An additional 6.7 million children under the age of five could suffer from ‘wasting’ — a form of acute malnutrition causing weakness, thinness, and an increased risk of death — in 2020 because of the economic fallout of COVID-19.
A new analysis published in the Lancet medical journal looks at predicted poverty increases to assess the risk. It also considers the expected drop in the numbers of families accessing child health and nutrition services due to lockdowns and cuts.
The report concludes that wasting among children under five in low- and middle-income countries will increase by 14.3% this year. An estimated 80% of these cases would be in sub-Saharan Africa and south Asia, with over half expected to be in south Asia alone, the research shows.
It says “the unprecedented global social and economic crisis triggered by the COVID-19 pandemic” is to blame.
According to UNICEF, an estimated 47 million children in sub-Saharan Africa and south Asia were suffering from moderate or severe wasting in 2019 — long before the pandemic spread across the world.
The agency defines wasting as a “life-threatening form of malnutrition, which makes children too thin and weak, and puts them at greater risk of dying, poor growth, development, and learning.”
UNICEF has warned that any increases in wasting will undoubtedly increase the numbers of preventable deaths too.
The condition is an attributed cause of death for one in 10 children under five in low- and middle-income countries because it increases the risk of death from infectious diseases, the Lancet report says.
“It’s been seven months since the first COVID-19 cases were reported and it is increasingly clear that the repercussions of the pandemic are causing more harm to children than the disease itself,” said UNICEF executive director Henrietta Fore, in response to the findings.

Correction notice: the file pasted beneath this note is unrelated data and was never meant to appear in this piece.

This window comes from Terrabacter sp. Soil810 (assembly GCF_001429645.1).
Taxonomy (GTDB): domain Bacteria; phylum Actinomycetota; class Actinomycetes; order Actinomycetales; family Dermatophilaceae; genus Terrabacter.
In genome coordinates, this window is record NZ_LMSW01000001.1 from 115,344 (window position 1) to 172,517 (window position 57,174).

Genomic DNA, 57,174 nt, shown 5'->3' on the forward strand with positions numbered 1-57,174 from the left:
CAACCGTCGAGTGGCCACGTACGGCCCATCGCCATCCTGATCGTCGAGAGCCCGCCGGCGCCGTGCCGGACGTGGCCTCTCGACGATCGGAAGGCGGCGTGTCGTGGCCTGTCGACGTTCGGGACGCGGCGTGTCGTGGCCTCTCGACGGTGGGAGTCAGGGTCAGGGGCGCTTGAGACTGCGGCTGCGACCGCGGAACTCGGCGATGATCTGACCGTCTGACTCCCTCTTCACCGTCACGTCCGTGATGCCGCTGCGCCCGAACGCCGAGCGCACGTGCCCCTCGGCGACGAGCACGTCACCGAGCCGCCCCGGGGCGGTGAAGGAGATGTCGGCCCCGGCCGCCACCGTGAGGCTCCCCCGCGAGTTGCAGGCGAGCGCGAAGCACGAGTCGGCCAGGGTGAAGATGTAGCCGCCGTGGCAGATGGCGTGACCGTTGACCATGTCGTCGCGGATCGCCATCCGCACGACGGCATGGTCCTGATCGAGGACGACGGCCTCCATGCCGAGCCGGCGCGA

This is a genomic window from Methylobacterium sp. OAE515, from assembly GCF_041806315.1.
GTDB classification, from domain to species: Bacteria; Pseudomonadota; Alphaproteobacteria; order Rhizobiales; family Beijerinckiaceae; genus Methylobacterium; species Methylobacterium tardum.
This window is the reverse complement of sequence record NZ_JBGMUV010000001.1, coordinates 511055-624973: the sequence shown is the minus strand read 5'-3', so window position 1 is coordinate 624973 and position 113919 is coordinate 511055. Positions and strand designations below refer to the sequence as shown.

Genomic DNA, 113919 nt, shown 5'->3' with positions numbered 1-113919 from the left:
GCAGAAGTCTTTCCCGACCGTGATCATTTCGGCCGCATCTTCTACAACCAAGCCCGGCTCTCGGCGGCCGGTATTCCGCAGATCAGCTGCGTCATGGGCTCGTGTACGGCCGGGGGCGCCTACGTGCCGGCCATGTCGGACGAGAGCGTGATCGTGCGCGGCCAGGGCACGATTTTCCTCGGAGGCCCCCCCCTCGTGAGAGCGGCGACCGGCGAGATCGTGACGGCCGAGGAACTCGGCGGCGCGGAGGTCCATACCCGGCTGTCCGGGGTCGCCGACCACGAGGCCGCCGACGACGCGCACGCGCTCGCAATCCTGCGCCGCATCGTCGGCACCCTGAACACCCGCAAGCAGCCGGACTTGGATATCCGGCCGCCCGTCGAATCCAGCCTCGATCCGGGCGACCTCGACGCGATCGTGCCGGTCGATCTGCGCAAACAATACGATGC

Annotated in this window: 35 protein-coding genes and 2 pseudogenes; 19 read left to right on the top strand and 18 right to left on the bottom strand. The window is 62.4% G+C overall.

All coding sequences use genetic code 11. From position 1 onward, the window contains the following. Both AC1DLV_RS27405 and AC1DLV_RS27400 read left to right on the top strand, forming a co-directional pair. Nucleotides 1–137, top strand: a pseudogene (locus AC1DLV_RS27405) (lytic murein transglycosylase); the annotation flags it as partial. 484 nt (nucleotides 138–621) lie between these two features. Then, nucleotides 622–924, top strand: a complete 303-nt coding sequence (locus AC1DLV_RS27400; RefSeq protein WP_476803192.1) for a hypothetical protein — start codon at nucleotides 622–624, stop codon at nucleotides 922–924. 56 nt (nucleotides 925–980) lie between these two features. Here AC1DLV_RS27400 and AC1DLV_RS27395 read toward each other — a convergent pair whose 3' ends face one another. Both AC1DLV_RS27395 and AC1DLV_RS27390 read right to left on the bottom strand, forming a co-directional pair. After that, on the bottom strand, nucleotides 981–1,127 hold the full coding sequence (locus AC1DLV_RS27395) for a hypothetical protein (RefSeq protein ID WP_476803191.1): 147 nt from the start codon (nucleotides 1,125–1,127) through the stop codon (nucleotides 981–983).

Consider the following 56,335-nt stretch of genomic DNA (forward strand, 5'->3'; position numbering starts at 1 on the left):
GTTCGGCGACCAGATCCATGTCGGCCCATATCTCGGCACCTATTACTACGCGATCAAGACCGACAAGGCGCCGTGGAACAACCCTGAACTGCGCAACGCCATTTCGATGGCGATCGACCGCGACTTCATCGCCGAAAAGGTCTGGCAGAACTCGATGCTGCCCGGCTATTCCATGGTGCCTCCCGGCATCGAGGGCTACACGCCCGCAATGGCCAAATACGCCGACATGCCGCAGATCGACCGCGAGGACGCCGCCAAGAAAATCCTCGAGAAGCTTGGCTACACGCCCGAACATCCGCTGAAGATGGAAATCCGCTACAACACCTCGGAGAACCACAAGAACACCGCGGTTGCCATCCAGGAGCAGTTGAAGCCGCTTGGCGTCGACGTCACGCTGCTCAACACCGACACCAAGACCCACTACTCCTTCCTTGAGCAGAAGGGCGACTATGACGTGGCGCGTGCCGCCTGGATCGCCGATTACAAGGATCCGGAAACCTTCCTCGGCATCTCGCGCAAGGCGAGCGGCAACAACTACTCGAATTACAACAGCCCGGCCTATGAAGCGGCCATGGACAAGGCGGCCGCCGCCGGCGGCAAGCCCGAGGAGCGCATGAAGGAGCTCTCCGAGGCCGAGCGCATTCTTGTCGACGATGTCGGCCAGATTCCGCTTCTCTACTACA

UNICEF — together with leaders from other UN agencies such as the Food and Agriculture Organisation, the World Food Programme, and the World Health Organization — warn that the coronavirus pandemic is undermining progress on nutrition across the world, with the “worst consequences being borne by children.”
The number of people in low- and middle-income countries facing acute food insecurity — meaning they’re on the verge of starvation — will almost double to 265 million by the end of 2020, according to data quoted from the World Food Programme.
Meanwhile, estimates from the International Food Policy Research Institute suggest that an additional 140 million people could be pushed into extreme poverty this year, surviving on less than US $1.90 per day.
The agencies say they need $2.4 billion in order to protect maternal and child nutrition in the most vulnerable countries from now until the end of the year.
In the UK, UNICEF’s ‘Save Generation Covid’ appeal aims to prevent the coronavirus pandemic from becoming a lasting crisis for children.
The agency says it is appealing to parents, governments, the public, donors, and the private sector, to ensure that as the spread of the pandemic slows, countries work to mitigate the impact on children.
You can join the movement by taking action here to call on world leaders to mitigate the impact of the COVID-19 pandemic on the world's most vulnerable communities, including children. You can read more about COVID-19 and how its impacts are being felt around the world here.
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Clean Bandit x Global Citizen: House Party Against Hunger on August 8 will call on world leaders to step up to stop the COVID-19 crisis becoming a food crisis too. Join the campaign to tackle starvation by taking action here — and you could earn a meet and greet with the band.